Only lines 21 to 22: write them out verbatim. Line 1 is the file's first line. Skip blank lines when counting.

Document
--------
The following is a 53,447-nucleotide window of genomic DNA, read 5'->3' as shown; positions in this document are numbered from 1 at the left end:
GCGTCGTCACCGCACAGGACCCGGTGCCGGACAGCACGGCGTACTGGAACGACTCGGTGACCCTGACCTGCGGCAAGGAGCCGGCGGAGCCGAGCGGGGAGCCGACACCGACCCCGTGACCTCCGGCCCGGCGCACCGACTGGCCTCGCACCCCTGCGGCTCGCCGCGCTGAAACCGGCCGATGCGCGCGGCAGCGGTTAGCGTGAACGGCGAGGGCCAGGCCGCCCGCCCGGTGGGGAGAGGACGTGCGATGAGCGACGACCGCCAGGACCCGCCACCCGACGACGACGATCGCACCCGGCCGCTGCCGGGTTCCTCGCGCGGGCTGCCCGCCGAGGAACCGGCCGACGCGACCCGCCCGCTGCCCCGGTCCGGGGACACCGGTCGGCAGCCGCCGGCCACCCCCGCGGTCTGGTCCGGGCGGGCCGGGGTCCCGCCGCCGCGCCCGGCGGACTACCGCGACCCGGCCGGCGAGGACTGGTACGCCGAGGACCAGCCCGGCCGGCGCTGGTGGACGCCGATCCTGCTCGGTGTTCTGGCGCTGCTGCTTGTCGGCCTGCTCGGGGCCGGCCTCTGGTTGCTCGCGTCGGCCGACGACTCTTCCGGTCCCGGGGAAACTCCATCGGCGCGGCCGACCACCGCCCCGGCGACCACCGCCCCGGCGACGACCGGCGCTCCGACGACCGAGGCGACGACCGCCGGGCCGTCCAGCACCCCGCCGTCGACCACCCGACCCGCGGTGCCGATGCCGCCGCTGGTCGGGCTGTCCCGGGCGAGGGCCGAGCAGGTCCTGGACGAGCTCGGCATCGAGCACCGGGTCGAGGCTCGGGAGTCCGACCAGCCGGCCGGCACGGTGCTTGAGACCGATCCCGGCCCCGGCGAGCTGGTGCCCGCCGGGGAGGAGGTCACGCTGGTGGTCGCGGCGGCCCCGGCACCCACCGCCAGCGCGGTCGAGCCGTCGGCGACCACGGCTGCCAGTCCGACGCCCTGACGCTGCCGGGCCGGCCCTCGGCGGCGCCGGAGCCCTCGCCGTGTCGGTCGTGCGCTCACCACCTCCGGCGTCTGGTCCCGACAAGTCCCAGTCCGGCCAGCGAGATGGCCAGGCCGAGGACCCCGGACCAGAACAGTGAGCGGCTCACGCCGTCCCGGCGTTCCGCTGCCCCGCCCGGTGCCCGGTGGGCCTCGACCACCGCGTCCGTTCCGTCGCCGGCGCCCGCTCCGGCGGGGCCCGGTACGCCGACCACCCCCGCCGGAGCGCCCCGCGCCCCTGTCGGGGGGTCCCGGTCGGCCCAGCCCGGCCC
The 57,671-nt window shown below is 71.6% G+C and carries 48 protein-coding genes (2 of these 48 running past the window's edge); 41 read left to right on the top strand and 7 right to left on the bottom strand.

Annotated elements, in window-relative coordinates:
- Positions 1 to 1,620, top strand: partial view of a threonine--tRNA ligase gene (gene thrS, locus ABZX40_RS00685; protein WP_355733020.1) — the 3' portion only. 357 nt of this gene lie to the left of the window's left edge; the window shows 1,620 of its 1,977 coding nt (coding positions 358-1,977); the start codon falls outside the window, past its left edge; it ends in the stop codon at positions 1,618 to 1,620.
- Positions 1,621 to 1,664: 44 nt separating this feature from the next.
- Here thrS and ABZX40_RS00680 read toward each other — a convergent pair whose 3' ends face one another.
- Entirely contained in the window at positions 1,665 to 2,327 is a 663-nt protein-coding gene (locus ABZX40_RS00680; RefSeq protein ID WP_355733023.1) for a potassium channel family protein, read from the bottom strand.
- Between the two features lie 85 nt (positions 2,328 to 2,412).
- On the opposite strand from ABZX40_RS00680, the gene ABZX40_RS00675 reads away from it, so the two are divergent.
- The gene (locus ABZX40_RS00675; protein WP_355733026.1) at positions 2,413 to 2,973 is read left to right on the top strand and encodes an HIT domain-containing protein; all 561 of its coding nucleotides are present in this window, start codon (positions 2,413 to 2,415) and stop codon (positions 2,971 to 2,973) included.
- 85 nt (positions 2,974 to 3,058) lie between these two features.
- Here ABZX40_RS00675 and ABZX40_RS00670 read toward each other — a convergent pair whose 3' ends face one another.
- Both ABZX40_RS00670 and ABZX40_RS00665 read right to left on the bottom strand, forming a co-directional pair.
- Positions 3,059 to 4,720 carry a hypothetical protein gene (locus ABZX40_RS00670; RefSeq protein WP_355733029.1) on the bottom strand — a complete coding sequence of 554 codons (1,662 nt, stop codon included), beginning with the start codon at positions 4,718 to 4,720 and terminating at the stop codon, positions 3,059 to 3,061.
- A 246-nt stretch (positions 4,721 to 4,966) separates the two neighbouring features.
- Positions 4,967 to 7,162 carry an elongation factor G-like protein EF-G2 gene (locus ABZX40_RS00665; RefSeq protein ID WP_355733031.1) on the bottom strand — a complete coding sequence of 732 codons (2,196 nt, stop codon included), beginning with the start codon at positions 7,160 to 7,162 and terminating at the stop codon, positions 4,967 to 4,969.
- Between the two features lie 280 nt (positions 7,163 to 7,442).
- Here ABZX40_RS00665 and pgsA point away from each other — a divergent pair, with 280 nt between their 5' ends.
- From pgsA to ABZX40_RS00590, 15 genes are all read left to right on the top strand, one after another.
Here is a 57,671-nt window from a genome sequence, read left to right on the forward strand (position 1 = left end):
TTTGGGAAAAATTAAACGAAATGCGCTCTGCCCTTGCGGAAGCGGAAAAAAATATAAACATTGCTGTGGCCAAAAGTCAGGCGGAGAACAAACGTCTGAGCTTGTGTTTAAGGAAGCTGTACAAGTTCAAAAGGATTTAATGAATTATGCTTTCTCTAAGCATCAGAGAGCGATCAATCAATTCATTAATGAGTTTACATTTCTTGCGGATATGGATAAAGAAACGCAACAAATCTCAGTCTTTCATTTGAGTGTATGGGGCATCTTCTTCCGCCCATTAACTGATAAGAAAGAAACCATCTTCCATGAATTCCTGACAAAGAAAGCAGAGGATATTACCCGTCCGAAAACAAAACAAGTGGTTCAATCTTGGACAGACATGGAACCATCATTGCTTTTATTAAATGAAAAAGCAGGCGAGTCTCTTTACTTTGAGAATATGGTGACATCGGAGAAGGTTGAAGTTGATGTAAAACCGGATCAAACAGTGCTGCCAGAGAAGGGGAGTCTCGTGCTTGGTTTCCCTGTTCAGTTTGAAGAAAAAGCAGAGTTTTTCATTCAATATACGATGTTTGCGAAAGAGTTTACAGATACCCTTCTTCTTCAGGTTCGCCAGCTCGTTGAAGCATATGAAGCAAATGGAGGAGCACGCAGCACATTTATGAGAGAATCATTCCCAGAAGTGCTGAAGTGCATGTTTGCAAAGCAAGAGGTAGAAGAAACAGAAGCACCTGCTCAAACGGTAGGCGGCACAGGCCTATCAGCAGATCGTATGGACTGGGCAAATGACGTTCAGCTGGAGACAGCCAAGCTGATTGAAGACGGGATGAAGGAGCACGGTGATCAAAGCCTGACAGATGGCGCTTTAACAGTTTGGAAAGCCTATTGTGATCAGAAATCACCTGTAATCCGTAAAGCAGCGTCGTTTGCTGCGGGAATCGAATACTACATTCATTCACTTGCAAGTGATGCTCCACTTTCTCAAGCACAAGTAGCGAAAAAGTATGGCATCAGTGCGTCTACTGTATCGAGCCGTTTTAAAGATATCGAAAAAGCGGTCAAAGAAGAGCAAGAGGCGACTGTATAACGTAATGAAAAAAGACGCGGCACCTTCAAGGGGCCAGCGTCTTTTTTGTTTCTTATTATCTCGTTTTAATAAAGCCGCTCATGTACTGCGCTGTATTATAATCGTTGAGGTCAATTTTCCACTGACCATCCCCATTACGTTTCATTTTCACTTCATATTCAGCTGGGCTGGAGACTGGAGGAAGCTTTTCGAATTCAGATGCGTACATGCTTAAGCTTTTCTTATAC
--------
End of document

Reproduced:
Here is a 57,671-nt window from a genome sequence, read left to right on the forward strand (position 1 = left end):
TTTGGGAAAAATTAAACGAAATGCGCTCTGCCCTTGCGGAAGCGGAAAAAAATATAAACATTGCTGTGGCCAAAAGTCAGGCGGAGAACAAACGTCTGAGCTTGTGTTTAAGGAAGCTGTACAAGTTCAAAAGGATTTAATGAATTATGCTTTCTCTAAGCATCAGAGAGCGATCAATCAATTCATTAATGAGTTTACATTTCTTGCGGATATGGATAAAGAAACGCAACAAATCTCAGTCTTTCATTTGAGTGTATGGGGCATCTTCTTCCGCCCATTAACTGATAAGAAAGAAACCATCTTCCATGAATTCCTGACAAAGAAAGCAGAGGATATTACCCGTCCGAAAACAAAACAAGTGGTTCAATCTTGGACAGACATGGAACCATCATTGCTTTTATTAAATGAAAAAGCAGGCGAGTCTCTTTACTTTGAGAATATGGTGACATCGGAGAAGGTTGAAGTTGATGTAAAACCGGATCAAACAGTGCTGCCAGAGAAGGGGAGTCTCGTGCTTGGTTTCCCTGTTCAGTTTGAAGAAAAAGCAGAGTTTTTCATTCAATATACGATGTTTGCGAAAGAGTTTACAGATACCCTTCTTCTTCAGGTTCGCCAGCTCGTTGAAGCATATGAAGCAAATGGAGGAGCACGCAGCACATTTATGAGAGAATCATTCCCAGAAGTGCTGAAGTGCATGTTTGCAAAGCAAGAGGTAGAAGAAACAGAAGCACCTGCTCAAACGGTAGGCGGCACAGGCCTATCAGCAGATCGTATGGACTGGGCAAATGACGTTCAGCTGGAGACAGCCAAGCTGATTGAAGACGGGATGAAGGAGCACGGTGATCAAAGCCTGACAGATGGCGCTTTAACAGTTTGGAAAGCCTATTGTGATCAGAAATCACCTGTAATCCGTAAAGCAGCGTCGTTTGCTGCGGGAATCGAATACTACATTCATTCACTTGCAAGTGATGCTCCACTTTCTCAAGCACAAGTAGCGAAAAAGTATGGCATCAGTGCGTCTACTGTATCGAGCCGTTTTAAAGATATCGAAAAAGCGGTCAAAGAAGAGCAAGAGGCGACTGTATAACGTAATGAAAAAAGACGCGGCACCTTCAAGGGGCCAGCGTCTTTTTTGTTTCTTATTATCTCGTTTTAATAAAGCCGCTCATGTACTGCGCTGTATTATAATCGTTGAGGTCAATTTTCCACTGACCATCCCCATTACGTTTCATTTTCACTTCATATTCAGCTGGGCTGGAGACTGGAGGAAGCTTTTCGAATTCAGATGCGTACATGCTTAAGCTTTTCTTATAC